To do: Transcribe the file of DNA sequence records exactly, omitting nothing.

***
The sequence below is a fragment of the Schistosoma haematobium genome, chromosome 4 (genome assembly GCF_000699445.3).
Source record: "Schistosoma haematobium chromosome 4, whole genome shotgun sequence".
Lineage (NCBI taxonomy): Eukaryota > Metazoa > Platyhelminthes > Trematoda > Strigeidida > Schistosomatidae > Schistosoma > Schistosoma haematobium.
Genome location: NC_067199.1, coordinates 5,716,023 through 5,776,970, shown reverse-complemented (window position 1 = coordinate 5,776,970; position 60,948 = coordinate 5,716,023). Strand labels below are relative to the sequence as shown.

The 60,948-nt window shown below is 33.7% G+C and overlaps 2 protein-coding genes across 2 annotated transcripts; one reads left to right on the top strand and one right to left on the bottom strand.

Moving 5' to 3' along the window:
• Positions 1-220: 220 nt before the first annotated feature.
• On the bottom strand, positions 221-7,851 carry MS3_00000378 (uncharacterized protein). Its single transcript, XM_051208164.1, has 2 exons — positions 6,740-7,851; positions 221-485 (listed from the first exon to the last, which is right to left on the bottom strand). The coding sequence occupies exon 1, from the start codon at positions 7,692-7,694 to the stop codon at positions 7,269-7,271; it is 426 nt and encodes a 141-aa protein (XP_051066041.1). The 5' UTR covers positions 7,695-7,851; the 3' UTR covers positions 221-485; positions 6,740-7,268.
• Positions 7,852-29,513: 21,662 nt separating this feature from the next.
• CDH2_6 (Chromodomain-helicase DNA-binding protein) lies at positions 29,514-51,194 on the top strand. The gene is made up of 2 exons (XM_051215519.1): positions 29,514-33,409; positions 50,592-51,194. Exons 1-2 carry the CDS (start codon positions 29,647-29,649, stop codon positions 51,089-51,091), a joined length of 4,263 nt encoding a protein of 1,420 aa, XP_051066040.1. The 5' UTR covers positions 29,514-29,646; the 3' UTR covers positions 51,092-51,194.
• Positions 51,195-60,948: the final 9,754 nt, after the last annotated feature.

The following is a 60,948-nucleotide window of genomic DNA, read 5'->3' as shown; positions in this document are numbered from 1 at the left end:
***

The sequence below is a fragment of the Schistosoma haematobium genome, chromosome 4 (genome assembly GCF_000699445.3).
Source record: "Schistosoma haematobium chromosome 4, whole genome shotgun sequence".
Lineage (NCBI taxonomy): Eukaryota > Metazoa > Platyhelminthes > Trematoda > Strigeidida > Schistosomatidae > Schistosoma > Schistosoma haematobium.
Genome location: NC_067199.1, coordinates 5,716,023 through 5,776,970, shown reverse-complemented (window position 1 = coordinate 5,776,970; position 60,948 = coordinate 5,716,023). Strand labels below are relative to the sequence as shown.

The 60,948-nt window shown below is 33.7% G+C and overlaps 2 protein-coding genes across 2 annotated transcripts; one reads left to right on the top strand and one right to left on the bottom strand.

Moving 5' to 3' along the window:
• Positions 1-220: 220 nt before the first annotated feature.
• On the bottom strand, positions 221-7,851 carry MS3_00000378 (uncharacterized protein). Its single transcript, XM_051208164.1, has 2 exons — positions 6,740-7,851; positions 221-485 (listed from the first exon to the last, which is right to left on the bottom strand). The coding sequence occupies exon 1, from the start codon at positions 7,692-7,694 to the stop codon at positions 7,269-7,271; it is 426 nt and encodes a 141-aa protein (XP_051066041.1). The 5' UTR covers positions 7,695-7,851; the 3' UTR covers positions 221-485; positions 6,740-7,268.
• Positions 7,852-29,513: 21,662 nt separating this feature from the next.
• CDH2_6 (Chromodomain-helicase DNA-binding protein) lies at positions 29,514-51,194 on the top strand. The gene is made up of 2 exons (XM_051215519.1): positions 29,514-33,409; positions 50,592-51,194. Exons 1-2 carry the CDS (start codon positions 29,647-29,649, stop codon positions 51,089-51,091), a joined length of 4,263 nt encoding a protein of 1,420 aa, XP_051066040.1. The 5' UTR covers positions 29,514-29,646; the 3' UTR covers positions 51,092-51,194.
• Positions 51,195-60,948: the final 9,754 nt, after the last annotated feature.

The following is a 60,948-nucleotide window of genomic DNA, read 5'->3' as shown; positions in this document are numbered from 1 at the left end: